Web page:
It is the non-grammar schools which annually face severe problems on account of falling enrolments, which impact directly on school budgets; and it is the non-grammar schools which are the subject of constant plans and reviews inevitably resulting in the amalgamation or closure of existing non-grammar schools. Given that a school culture is intrinsically linked to its tradition, sense of place and community, the fact that grammar schools are much less likely to be disturbed by such a process only further widens the gap.

The failure to cap the number of pupils enrolled in grammar schools has meant that pupils who previously may have provided the top learning group in a non-grammar school are instead securing entry to grammar schools. Whilst this may please the pupils affected and their parents, nevertheless it poses serious problems for non-grammar schools who benefit from mixed ability intakes and who need to maintain enrolment numbers to sustain viability.

High Hurdles and The Peleton Effect

The reason grammar schools remain in demand is that parents view the grammar school as providing the optimum opportunity for their child to fulfill their academic potential on account of the perceived and real advantages associated with enrolment in a grammar school.

A surface level analysis of the comparative performance of pupils at examination level would appear to vindicate that perception, yet it would be misleading.

As I have outlined already, many of the inhibiting factors to pupils fulfilling their academic potential relate to external influences. These act as hurdles which must be jumped in order to ensure that children do not fall short of reaching their potential. This is true in any education system. But the reality of our academic selection system is that one of the consequences is that these hurdles become higher for those in the non-grammar sector.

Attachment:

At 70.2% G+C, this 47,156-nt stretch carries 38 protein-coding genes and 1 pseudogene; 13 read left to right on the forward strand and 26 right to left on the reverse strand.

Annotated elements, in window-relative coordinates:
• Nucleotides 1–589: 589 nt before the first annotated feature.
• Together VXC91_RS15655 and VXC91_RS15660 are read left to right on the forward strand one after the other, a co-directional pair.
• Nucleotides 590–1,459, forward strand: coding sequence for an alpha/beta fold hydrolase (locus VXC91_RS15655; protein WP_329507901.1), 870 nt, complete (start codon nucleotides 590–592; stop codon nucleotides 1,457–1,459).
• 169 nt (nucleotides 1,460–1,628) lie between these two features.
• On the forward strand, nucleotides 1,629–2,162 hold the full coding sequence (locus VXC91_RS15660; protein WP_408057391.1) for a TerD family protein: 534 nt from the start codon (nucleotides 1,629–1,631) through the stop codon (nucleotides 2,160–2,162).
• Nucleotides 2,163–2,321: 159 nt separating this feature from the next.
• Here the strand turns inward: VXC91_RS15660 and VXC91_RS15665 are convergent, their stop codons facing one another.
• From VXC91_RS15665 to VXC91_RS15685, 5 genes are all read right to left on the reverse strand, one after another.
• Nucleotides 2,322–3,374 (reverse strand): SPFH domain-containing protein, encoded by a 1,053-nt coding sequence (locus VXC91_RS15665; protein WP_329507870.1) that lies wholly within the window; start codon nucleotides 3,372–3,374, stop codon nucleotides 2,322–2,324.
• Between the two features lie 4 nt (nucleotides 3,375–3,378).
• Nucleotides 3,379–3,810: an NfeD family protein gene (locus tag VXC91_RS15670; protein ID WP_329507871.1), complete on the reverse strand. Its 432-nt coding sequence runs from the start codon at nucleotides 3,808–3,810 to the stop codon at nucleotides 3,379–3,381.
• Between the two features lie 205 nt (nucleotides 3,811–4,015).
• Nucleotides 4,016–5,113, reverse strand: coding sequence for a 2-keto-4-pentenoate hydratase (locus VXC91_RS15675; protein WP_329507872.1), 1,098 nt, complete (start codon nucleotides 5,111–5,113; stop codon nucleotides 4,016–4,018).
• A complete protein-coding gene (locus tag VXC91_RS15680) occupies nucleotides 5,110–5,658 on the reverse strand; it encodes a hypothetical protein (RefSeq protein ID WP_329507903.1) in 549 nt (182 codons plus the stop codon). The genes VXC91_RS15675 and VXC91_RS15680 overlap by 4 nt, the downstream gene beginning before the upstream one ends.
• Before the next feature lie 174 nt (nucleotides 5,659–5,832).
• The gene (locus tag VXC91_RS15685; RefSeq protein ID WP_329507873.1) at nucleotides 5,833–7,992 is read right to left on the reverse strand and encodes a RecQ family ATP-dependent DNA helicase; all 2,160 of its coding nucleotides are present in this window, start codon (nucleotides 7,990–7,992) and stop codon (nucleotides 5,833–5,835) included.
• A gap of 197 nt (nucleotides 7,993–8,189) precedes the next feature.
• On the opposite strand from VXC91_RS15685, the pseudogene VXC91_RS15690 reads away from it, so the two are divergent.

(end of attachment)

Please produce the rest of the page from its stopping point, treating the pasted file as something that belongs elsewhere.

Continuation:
That so many of our non-grammar pupils perform exceptionally well at examination level is a testament to the dedication and resilience of all in school communities that have been and continue to be tasked with the hardest role in a system designed and operated in a manner that further compounds the already formidable challenges they face to ensure children fulfil their potential.

In contrast, the side-effects of academic selection for grammar schools are very different.

Restricting pupil enrolment to those of higher academic ability allows teachers to maintain a teaching and learning pace which ensures that our higher-ability learners outperform their counterparts in Britain.

It also has the effect of ensuring that most of the remaining grammar pupils (ie of middle learning ability) benefit from a Peloton Effect, moving with the bulk of the class, positively impacted by a learning culture not challenged to the same extent by the many and varied high hurdles faced by pupils and staff in the non-grammar school.

Of course, none of this is to take away from the role played by school leaders, teachers, parents and the pupils themselves in grammar schools in obtaining examination results and following career pathways through Higher and Further Education.

Every school community is unique. There are some grammar schools with significantly higher levels of FSME pupils than others, including some which defy the odds and consistently outperform other schools in the sector.

Rather, it is more about recognizing how academic selection provides an accelerated learning pathway for pupils securing grammar school places, giving them an advantage over their non-grammar peers.

The higher level of FSME Catholic boys (and girls) in grammar schools than FSME Protestants serves to further exacerbate the attainment divide.

How that situation arises is an interesting story in itself.

 Analysing Grammar School Entry from our Poorest School Communities